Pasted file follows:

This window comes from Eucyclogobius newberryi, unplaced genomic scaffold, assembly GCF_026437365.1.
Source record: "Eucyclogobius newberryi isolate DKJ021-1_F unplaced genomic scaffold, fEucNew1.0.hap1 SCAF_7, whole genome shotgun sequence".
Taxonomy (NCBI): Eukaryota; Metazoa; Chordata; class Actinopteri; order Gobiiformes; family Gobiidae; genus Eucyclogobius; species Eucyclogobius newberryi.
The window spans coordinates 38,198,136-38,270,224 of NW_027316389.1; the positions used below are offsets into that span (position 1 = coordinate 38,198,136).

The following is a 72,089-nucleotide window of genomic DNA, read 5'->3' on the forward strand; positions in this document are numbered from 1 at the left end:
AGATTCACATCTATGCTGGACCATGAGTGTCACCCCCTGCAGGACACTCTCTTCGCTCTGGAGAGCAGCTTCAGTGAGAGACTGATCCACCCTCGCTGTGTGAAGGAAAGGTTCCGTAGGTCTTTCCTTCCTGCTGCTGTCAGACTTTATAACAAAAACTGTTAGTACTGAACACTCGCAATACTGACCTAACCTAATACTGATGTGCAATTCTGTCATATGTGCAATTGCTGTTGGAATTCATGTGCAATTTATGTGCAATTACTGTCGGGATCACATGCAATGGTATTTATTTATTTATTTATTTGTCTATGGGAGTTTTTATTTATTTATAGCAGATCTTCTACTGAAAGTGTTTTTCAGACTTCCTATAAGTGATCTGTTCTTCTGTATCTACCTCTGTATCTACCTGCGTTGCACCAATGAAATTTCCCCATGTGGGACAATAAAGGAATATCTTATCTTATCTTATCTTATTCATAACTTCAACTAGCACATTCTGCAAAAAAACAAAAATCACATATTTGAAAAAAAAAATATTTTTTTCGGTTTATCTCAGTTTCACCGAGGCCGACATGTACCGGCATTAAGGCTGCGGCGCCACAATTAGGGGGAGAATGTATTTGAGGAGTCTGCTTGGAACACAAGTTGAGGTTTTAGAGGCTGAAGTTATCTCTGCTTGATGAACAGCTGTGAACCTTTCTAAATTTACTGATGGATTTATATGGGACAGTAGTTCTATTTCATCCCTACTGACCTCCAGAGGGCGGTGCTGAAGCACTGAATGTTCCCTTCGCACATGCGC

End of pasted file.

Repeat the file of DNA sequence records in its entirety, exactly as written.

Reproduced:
This window comes from Eucyclogobius newberryi, unplaced genomic scaffold, assembly GCF_026437365.1.
Source record: "Eucyclogobius newberryi isolate DKJ021-1_F unplaced genomic scaffold, fEucNew1.0.hap1 SCAF_7, whole genome shotgun sequence".
Taxonomy (NCBI): Eukaryota; Metazoa; Chordata; class Actinopteri; order Gobiiformes; family Gobiidae; genus Eucyclogobius; species Eucyclogobius newberryi.
The window spans coordinates 38,198,136-38,270,224 of NW_027316389.1; the positions used below are offsets into that span (position 1 = coordinate 38,198,136).

The following is a 72,089-nucleotide window of genomic DNA, read 5'->3' on the forward strand; positions in this document are numbered from 1 at the left end:
AGATTCACATCTATGCTGGACCATGAGTGTCACCCCCTGCAGGACACTCTCTTCGCTCTGGAGAGCAGCTTCAGTGAGAGACTGATCCACCCTCGCTGTGTGAAGGAAAGGTTCCGTAGGTCTTTCCTTCCTGCTGCTGTCAGACTTTATAACAAAAACTGTTAGTACTGAACACTCGCAATACTGACCTAACCTAATACTGATGTGCAATTCTGTCATATGTGCAATTGCTGTTGGAATTCATGTGCAATTTATGTGCAATTACTGTCGGGATCACATGCAATGGTATTTATTTATTTATTTATTTGTCTATGGGAGTTTTTATTTATTTATAGCAGATCTTCTACTGAAAGTGTTTTTCAGACTTCCTATAAGTGATCTGTTCTTCTGTATCTACCTCTGTATCTACCTGCGTTGCACCAATGAAATTTCCCCATGTGGGACAATAAAGGAATATCTTATCTTATCTTATCTTATTCATAACTTCAACTAGCACATTCTGCAAAAAAACAAAAATCACATATTTGAAAAAAAAAATATTTTTTTCGGTTTATCTCAGTTTCACCGAGGCCGACATGTACCGGCATTAAGGCTGCGGCGCCACAATTAGGGGGAGAATGTATTTGAGGAGTCTGCTTGGAACACAAGTTGAGGTTTTAGAGGCTGAAGTTATCTCTGCTTGATGAACAGCTGTGAACCTTTCTAAATTTACTGATGGATTTATATGGGACAGTAGTTCTATTTCATCCCTACTGACCTCCAGAGGGCGGTGCTGAAGCACTGAATGTTCCCTTCGCACATGCGC